If you miss the old IBM Model Ms, that gave you a nice juicy click every time you pressed a key and every time you release the key, then try the Das Keyboard Professional. Not only does it have the right feel to it, it is sturdy enough to defend your cubicle when co-workers come over to try to take it, and it's sound effects away. If you have any idea what I mean, drop by ExtremeTech, otherwise invest in some earplugs.
Subject: Systems | July 3, 2008 - 02:57 PM | Jeremy Hellstrom
techPowerUp has snagged one of the new AMD PCIe TV Wonder 600s, which along with its' 650 brother are the first AIW products we have seen in quite some time. The is the less expensive model, so it is missing some of the features of the higher end model such as a slim profile and HD support. It does handle digital cable, so you don't have to worry about the death of analog TV.
Subject: Cases and Cooling | July 3, 2008 - 01:02 PM | Jeremy Hellstrom
Drop by Tweaktown for a walkthrough of removing stock heatspreaders from RAM and replacing them with 3rd party coolers. Their article specifically pertains to Kingston DDR2 and a Nexus heatpipe cooler, but the theory does carry over to other models. Especially seeing as how they cover 3 different methods of removing the stock coolers, which is really the hardest part.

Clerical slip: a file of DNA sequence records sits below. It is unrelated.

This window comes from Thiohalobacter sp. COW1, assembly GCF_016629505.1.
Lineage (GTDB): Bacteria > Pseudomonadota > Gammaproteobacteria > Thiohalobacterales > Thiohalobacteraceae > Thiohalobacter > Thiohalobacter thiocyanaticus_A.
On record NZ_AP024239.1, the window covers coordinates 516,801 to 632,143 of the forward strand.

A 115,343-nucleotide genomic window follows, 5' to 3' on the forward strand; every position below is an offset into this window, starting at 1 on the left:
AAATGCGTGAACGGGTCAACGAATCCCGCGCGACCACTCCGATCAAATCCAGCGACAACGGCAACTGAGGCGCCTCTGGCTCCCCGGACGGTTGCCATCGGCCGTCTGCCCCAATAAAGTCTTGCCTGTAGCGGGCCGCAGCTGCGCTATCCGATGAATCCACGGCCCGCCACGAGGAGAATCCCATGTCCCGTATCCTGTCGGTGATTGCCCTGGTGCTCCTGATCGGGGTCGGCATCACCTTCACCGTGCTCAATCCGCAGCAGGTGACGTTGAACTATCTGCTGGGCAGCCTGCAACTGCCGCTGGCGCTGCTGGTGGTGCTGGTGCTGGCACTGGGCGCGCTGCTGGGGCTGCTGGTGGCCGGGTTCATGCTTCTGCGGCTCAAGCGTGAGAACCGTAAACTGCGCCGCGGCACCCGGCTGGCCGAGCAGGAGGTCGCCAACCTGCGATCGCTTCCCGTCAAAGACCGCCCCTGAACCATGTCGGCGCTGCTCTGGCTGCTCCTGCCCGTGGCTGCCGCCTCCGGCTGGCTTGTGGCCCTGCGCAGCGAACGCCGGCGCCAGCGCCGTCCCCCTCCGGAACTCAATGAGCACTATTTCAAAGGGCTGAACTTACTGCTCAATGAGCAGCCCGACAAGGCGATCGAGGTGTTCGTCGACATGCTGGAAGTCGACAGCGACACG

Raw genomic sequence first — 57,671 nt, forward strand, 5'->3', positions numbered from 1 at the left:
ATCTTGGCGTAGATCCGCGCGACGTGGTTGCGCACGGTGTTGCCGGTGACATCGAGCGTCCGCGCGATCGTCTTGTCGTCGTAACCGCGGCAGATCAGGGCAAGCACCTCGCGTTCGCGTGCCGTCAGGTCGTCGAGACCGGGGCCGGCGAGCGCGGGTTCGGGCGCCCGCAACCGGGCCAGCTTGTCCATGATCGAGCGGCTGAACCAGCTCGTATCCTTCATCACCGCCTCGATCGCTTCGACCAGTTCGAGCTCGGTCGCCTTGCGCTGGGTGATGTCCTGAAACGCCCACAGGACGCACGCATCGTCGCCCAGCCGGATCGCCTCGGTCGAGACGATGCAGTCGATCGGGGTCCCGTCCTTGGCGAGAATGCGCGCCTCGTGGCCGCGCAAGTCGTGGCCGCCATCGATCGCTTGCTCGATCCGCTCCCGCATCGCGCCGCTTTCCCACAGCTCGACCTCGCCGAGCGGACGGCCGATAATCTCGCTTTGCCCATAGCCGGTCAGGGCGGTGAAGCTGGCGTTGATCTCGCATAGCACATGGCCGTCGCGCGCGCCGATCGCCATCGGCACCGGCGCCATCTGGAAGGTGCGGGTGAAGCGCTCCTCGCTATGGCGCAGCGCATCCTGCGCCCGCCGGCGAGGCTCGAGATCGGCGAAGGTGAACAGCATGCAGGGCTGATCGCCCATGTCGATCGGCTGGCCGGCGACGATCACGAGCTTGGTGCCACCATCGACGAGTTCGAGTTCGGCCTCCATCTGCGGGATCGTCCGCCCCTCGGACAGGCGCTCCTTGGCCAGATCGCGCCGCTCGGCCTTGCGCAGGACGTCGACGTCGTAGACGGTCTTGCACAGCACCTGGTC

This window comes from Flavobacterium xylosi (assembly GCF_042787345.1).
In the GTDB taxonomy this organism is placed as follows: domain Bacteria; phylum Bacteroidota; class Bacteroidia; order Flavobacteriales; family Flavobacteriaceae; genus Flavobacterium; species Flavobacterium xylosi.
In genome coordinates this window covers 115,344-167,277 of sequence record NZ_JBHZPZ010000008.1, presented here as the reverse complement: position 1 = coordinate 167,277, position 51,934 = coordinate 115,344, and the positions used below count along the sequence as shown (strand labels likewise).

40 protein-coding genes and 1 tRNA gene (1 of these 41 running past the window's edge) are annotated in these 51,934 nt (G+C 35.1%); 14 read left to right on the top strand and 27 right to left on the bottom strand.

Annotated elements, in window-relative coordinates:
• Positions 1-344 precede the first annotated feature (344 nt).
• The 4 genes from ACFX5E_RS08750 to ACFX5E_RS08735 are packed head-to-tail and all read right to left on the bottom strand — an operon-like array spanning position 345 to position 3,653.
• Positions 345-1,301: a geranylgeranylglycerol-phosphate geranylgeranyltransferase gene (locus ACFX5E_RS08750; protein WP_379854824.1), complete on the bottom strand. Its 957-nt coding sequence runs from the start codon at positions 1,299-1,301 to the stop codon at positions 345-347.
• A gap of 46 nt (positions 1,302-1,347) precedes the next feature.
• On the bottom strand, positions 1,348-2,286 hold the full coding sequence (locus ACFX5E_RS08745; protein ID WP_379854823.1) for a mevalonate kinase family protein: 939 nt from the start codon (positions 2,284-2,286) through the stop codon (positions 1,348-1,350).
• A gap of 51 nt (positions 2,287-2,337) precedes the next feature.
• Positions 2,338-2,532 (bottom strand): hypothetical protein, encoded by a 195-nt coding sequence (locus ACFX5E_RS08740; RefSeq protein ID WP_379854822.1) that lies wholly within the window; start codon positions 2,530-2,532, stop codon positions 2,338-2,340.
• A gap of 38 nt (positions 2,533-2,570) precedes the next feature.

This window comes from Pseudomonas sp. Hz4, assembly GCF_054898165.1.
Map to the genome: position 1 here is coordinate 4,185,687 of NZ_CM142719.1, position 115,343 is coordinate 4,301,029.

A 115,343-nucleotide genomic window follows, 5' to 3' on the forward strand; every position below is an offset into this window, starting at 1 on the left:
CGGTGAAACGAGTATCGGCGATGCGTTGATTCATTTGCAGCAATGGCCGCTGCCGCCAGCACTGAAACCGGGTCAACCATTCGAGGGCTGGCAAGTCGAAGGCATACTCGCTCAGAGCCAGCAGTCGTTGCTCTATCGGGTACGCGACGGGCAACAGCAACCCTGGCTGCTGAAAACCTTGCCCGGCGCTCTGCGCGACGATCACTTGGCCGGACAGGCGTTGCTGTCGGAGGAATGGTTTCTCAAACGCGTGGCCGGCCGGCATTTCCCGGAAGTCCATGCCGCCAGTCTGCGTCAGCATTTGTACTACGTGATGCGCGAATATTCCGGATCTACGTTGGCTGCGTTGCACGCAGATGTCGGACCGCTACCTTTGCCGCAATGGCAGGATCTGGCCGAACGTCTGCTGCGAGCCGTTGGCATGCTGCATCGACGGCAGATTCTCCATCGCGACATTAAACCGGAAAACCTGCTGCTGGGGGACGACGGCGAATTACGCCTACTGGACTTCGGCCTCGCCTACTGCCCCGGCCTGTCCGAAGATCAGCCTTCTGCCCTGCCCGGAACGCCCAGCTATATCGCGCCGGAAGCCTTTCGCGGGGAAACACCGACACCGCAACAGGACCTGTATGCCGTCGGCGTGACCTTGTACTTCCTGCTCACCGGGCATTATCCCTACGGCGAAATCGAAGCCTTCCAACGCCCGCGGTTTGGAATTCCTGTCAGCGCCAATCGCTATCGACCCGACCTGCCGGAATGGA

Subject: Cases and Cooling | July 3, 2008 - 11:56 AM | Jeremy Hellstrom
Lee has just finished up a review of the Corsair HX1000W PSU, a very well made PSU with nothing not to recommend it. The price is in line with the quality and the power provided, but if a PSU can impress Lee this much, you know every penny is well spent. Besides, how can you complain about the price of your PSU after sticking 3 graphics cards in your system, which is what the HX1000 is designed for.